Leaving Cert students’ stress levels ‘virtually disappeared’ due to assessments

School managers say there is a ‘compelling’ case for reform of our ‘dated’ senior cycle

Stress and anxiety among Leaving Cert students “virtually disappeared” over the past two years thanks to the introduction of teacher assessments instead of high-stakes exams, according to school principals.

Paul Crone director of the National Association of Principals and Deputy Principals, said it was important to learn lessons from the successes of the recent accredited grades model.

“We have learned that it is possible for teachers to assess their students. We have learned that entry to third level must be decoupled from terminal exam results. We have learned that students’ anxiety and stress were significantly reduced when they had options. Students’ voices were heard and they want flexibility,” he said.

Mr Crone was speaking at an Oireachtas committee on education meeting which heard from school managers and principals' representatives on options for Leaving Cert reform.


He said research undertaken by the association in 2018 found that 83 per cent of students felt the Leaving Cert exam in its traditional form was not the best way to assess their educational achievement.

The same survey found that 55 per cent of parents were in favour of their children being assessed by their teacher and 65 per cent of teachers were in favour of comprehensive reform of the Leaving Certificate.

While the Government is planning a return to a more normal Leaving Cert exam next summer, Mr Crone suggested that teacher assessment could continue to play a key role in future.

“We need to learn the lesson that students trust their teachers. There is a really positive learning and relationship there; teachers are guiding students learning.That needs to be built on.”

John Curtis, general secretary of the Joint Managerial Body, the school management association for more than half of secondary schools, said there was scope for a much wider variety of assessment approaches in a reformed Leaving Cert.

He said school-based projects, portfolio-based assessments, end-of-year interviews and credit-based modules offered “rich experiences” in the assessment and reporting of students’ learning.

Mr Curtis said students support the idea of continuous assessment by way of assignments, tasks and interviews which promote their independent learning and offer them better preparation for further education.

‘Much to reflect on’

“Our experience around assessment at Leaving Certificate over the past two years has given us much to reflect on in this regard and opens up possibilities some may never have thought possible,” he said.

He said the Leaving Cert Applied and Leaving Certificate Vocational Programme were good models to examine with their emphasis on course work, case studies and work experience.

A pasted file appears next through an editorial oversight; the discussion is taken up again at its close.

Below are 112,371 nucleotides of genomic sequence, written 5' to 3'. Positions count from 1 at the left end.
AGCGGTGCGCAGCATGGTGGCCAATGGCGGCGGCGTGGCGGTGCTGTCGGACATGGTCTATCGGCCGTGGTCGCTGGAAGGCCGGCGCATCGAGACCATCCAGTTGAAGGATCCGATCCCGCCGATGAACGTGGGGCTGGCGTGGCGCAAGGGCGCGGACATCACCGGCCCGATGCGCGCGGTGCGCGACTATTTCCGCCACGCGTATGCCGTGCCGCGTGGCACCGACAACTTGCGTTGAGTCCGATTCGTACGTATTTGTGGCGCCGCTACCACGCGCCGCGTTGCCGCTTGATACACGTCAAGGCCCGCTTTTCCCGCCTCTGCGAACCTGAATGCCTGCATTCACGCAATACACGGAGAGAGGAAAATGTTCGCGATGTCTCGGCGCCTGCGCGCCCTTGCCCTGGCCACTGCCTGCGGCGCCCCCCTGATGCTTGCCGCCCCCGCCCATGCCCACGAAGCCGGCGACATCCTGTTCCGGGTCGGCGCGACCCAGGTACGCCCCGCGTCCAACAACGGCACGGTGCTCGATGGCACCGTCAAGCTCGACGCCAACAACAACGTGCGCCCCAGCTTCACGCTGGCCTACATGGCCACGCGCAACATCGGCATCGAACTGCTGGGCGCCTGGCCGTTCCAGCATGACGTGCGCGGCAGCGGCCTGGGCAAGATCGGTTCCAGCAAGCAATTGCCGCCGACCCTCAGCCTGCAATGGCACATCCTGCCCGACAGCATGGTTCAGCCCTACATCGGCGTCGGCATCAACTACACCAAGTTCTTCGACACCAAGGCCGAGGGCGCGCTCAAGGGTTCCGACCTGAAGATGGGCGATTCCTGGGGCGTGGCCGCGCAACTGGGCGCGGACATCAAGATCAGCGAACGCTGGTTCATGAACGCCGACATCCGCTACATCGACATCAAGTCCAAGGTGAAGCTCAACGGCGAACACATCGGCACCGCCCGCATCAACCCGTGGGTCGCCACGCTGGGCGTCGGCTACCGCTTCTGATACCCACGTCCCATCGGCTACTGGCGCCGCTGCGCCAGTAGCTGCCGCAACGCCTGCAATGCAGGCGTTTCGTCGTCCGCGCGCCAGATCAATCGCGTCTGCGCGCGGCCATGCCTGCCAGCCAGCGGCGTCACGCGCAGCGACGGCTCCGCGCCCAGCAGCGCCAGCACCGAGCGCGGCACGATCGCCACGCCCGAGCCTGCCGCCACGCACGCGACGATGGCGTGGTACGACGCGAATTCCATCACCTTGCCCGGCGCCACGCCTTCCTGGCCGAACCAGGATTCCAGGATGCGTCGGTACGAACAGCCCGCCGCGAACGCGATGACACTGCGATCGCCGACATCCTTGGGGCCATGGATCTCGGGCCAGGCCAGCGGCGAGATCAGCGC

“The opportunity for practice in the world of work is offered alongside the taught curriculum, and this could well be replicated in future,” he said,

On the issue of higher and further education options, he said one Cork school has developed an “apprenticeship pathway programme” which exposes students to further education and training options.

Paddy Flood of Education and Training Boards Ireland (ETBI) said there was a "compelling" case for reform of our "dated" senior cycle.

He said there have been moves to include more project work, oral presentations and performance as assessment methods in the traditional Leaving Cert.

However, he said they were effectively overshadowed by an exam process condensed into a stressful three weeks at the end of 14 years of schooling.

“Examinations have a role to play but should not dominate. The assessment of learning for senior cycle students should reflect student voice and capture the wide range of their abilities and knowledge and should not be a slave to matriculation for higher education.”

John Irwin of the Association of Community and Comprehensive Schools agreed that there was scope for different types of assessment to allow students to display a wider range of learning. Technology offered potential to do this, he said.

He also questioned the need for “reasonable accommodation”, which is designed to enable a candidate to access the State exams on an equal basis with other students.

“This scheme is one which is designed to modify examinations focussed on promoting academic rigour,” he said.

“The existence of such a scheme raises questions about the examination model and its focus.”

The experience of the Leaving Cert oral exams in 2021 had also shown the importance of the relationship between student and teacher, as many students reported feeling less anxious and performing to a better standard when the oral exam was facilitated by their own teacher.

Carl O'Brien

Carl O'Brien

Carl O'Brien is Education Editor of The Irish Times. He was previously chief reporter and social affairs correspondent